Unpublished Disposition, 902 F.2d 40 (9th Cir. 1990)Annotate this Case
Glenn Edward SMITH, Petitioner-Appellantv.Robert Glen BORG, Warden, Respondent-Appelle
United States Court of Appeals, Ninth Circuit.
Submitted Jan. 23, 1990.* Decided May 14, 1990.
Before MERRILL, KILKENNY and DAVID R. THOMPSON, Circuit Judges.
Glenn Smith appeals pro se from the district court's dismissal of his 28 U.S.C. § 2254 petition for a writ of habeas corpus. Smith alleges that the state trial court's admission of evidence of uncharged crimes and its refusal to sever one of the six crimes for which he was being tried deprived him of due process by denying him a fair trial. We disagree and affirm.
A state trial court's decision to admit evidence of uncharged crimes to show identity will not be disturbed by a federal court on due process grounds absent a showing that the admission was either arbitrary or so prejudicial as to render the trial fundamentally unfair. Colley v. Sumner, 784 F.2d 984, 990 (CA9), cert. denied, 479 U.S. 839 (1986). Cf. Terrovona v. Kincheloe, 852 F.2d 424, 428-29 (CA9 1988) (same with respect to evidence of prior convictions).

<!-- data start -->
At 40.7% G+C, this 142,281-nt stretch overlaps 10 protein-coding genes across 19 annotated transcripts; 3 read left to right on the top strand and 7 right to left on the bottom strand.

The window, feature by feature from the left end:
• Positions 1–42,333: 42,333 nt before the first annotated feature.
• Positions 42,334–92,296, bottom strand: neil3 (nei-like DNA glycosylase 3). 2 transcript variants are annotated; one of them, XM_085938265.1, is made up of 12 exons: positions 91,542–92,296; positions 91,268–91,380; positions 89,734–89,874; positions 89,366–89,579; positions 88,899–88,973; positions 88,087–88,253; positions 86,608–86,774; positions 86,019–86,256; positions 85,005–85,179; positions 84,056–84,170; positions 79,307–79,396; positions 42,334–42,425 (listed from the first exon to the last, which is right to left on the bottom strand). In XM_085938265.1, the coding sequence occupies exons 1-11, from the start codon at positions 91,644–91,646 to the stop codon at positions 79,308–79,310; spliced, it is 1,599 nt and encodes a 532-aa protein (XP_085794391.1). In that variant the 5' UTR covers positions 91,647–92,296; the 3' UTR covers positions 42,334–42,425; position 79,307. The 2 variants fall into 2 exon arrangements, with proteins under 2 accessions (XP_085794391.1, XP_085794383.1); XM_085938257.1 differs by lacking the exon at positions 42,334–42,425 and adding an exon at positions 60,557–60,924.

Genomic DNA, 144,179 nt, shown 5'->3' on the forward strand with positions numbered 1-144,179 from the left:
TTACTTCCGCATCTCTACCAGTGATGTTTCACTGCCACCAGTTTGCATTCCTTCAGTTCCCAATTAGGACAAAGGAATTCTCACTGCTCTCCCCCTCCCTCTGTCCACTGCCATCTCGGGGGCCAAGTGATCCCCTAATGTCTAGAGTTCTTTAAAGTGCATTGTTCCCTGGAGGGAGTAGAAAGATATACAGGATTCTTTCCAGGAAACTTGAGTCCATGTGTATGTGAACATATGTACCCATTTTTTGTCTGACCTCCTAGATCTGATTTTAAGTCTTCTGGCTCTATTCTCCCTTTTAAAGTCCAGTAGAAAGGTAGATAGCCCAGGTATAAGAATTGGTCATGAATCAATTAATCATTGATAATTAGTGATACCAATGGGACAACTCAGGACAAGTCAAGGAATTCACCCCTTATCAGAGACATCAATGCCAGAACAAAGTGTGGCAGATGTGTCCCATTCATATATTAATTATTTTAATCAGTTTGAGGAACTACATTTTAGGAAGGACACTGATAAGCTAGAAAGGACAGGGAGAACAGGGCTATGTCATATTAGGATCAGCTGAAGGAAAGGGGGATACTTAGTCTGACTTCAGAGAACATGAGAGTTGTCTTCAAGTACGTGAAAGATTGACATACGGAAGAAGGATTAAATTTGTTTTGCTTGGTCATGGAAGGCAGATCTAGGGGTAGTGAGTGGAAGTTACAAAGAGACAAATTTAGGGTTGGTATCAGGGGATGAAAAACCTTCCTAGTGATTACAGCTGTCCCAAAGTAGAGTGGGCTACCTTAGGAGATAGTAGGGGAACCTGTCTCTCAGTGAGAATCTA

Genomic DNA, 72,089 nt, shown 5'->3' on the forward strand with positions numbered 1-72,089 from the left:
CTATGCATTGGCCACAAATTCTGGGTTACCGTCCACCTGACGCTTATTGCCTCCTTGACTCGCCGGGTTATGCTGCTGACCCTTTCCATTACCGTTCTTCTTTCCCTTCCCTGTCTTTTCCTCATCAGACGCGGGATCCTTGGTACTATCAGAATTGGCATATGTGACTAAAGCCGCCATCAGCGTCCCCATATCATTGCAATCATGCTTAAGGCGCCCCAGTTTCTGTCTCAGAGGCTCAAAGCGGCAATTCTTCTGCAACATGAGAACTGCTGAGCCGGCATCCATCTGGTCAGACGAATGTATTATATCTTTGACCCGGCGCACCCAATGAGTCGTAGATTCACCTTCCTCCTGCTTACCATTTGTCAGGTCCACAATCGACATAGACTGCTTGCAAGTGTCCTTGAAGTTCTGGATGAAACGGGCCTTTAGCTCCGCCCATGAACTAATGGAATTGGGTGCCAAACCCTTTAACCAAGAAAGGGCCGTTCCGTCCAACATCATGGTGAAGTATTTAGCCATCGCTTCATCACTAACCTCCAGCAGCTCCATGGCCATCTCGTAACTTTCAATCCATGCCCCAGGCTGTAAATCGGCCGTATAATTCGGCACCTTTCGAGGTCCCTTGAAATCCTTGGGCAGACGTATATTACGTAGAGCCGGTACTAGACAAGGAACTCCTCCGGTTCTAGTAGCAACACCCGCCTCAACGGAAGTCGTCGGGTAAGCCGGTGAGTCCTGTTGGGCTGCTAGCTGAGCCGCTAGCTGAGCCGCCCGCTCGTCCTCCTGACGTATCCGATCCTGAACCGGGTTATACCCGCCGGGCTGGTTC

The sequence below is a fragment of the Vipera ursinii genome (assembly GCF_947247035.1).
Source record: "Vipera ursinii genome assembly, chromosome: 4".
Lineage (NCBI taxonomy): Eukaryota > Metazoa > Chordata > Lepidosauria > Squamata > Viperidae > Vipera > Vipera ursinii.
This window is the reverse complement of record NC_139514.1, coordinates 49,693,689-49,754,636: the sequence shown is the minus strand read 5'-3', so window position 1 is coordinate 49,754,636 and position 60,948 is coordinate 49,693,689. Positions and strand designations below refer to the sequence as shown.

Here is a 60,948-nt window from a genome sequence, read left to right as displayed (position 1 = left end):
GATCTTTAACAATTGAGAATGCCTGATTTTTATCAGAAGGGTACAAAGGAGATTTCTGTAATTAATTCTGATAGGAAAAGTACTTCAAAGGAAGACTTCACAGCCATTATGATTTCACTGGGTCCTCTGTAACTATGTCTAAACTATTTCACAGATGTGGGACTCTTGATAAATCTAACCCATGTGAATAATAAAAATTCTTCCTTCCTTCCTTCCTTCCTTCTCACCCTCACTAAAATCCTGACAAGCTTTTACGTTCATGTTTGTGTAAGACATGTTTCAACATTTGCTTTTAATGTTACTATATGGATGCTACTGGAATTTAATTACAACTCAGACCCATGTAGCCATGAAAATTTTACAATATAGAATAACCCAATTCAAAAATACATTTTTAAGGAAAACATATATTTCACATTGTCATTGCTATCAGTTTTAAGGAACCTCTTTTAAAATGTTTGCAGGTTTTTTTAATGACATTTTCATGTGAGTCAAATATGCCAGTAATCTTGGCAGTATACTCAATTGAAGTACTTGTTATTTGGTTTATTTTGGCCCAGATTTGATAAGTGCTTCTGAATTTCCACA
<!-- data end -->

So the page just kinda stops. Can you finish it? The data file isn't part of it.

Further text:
Here, ten elements from the uncharged Ford and Caselli offenses were identical to those in four of the six charged crimes. Moreover, nine elements from the Brown offense, and eight from the Renaldi crime, were also identical to those in the Ford and Caselli offenses. Most important was the identity of three critical elements in all eight crimes, both charged and uncharged. Finally, all evidence relevant to the ten elements of the Baker crime would have been admissible upon the separation of that trial from the others. See United States v. Johnson, 820 F.2d 1065, 1070-71 (CA9 1987). On this record it cannot be said that the state trial court's decisions to admit evidence of the uncharged crimes and to deny the appellant's motion to sever were either arbitrary or so prejudicial as to render the trial fundamentally unfair.
Accordingly, the decision of the district court is AFFIRMED.